According to Talmudic teachings, God can be defiled and needs to cleanse himself (Sanhedrin 39a, Bab.), can be outwitted by the rabbis (Baba Mezia 59b), spends His days studying the Torah (Avodah Zarah 3b, Bab.), and wears a prayer shawl and phylacteries (Rosh ha’Shana 17b, Bab., Berakoth 7a, Bab.).

The prophets also warned that Israel would follow man-made religion in place of God’s word:

“The Lord says: ‘These people come near to me with their mouth and honour me with their lips, but their hearts are far from me. Their worship of me is made up only of rules taught by men'” (Isaiah 29:13).

“‘How can you say, “We are wise, for we have the Law of the LORD,” when actually the lying pen of the scribes has handled it falsely? The wise (חכמים) will be put to shame; they will be dismayed and trapped.  Since they have rejected the word of the LORD, what kind of wisdom do they have?” (Jeremiah 8:8-9).

This is certainly not the wisdom and knowledge that Messiah would bring to the world!

What is the knowledge of God?

If neither Jewishness nor Talmudic opinions equate to the knowledge of God, what then is the true knowledge of God?

The Hebrew term for ‘knowledge’ means “to establish by seeing”, i.e. to know by personal observation or experience. Adam did not know good and evil until he disobeyed God by eating of the tree. The same word is used to describe intimacy between spouses. “And Adam knew Eve his wife, and she conceived … “.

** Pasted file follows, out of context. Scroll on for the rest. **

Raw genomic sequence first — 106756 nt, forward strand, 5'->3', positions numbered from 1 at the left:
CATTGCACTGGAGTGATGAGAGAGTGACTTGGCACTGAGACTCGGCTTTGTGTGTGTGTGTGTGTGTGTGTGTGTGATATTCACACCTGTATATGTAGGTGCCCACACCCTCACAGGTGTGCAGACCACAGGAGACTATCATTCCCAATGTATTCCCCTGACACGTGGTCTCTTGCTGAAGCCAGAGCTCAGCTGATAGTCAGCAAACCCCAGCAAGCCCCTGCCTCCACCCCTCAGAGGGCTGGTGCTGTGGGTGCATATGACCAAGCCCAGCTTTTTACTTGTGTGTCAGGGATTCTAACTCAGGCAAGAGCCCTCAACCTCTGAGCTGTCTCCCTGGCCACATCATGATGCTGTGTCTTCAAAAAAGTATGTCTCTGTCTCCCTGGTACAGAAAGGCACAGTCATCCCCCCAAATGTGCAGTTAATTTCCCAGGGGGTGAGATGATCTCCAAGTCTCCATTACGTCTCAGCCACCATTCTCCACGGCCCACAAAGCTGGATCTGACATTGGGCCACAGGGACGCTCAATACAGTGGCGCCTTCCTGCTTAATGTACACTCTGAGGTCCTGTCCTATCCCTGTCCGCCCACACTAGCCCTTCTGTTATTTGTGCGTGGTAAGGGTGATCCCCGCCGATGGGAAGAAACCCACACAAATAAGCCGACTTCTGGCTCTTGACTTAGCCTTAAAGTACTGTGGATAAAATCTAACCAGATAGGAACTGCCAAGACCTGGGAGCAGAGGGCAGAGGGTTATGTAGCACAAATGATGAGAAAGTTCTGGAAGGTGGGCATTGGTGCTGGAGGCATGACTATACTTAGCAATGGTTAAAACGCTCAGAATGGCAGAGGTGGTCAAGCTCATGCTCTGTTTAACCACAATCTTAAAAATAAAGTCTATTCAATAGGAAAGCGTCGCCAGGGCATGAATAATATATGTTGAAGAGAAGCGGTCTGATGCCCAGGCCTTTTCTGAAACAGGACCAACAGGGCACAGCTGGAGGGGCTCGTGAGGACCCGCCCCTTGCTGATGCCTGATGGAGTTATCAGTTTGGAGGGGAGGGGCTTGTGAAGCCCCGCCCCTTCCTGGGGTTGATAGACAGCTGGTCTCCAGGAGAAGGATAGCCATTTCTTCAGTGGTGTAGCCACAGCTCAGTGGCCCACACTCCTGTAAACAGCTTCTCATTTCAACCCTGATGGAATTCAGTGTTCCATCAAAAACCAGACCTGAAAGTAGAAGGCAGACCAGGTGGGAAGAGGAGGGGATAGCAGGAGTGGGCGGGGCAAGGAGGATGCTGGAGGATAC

Job was perfectly righteous in his worship of God, but did not know God until God spoke to him in his suffering. After this Job could say: “My ears had heard of you, but now my eyes have seen you” (Job 42:5).

There is clearly a difference between knowing about God and knowing God.

The nation Israel did not know God until He intervened in her history, which He did by redeeming her from bondage and appearing on Mount Sinai. Moses explains:

“Has any other people heard the voice of God speaking out of fire, as you have, and lived? Has any god ever tried to take for himself one nation out of another nation, by testings, by miraculous signs and wonders, by war, by a mighty hand and an outstretched arm, or by great and awesome deeds, like all the things the LORD your God did for you in Egypt before your very eyes? You were shown these things so that you might know that the LORD is God; besides Him there is no other” (Deuteronomy 4:33-35).

The way in which the other nations would come to know God, would surely not differ from the way that Israel came to know Him. At the given time, God would again intervene in history and this time make Himself visible to the whole world (as He had done for Israel at Sinai). The nations would hear His voice, as Israel had; would see His miracles and be redeemed, as Israel was by His might hand. Those who had only heard of God would nowsee Him. I.e. they would know Him by experience.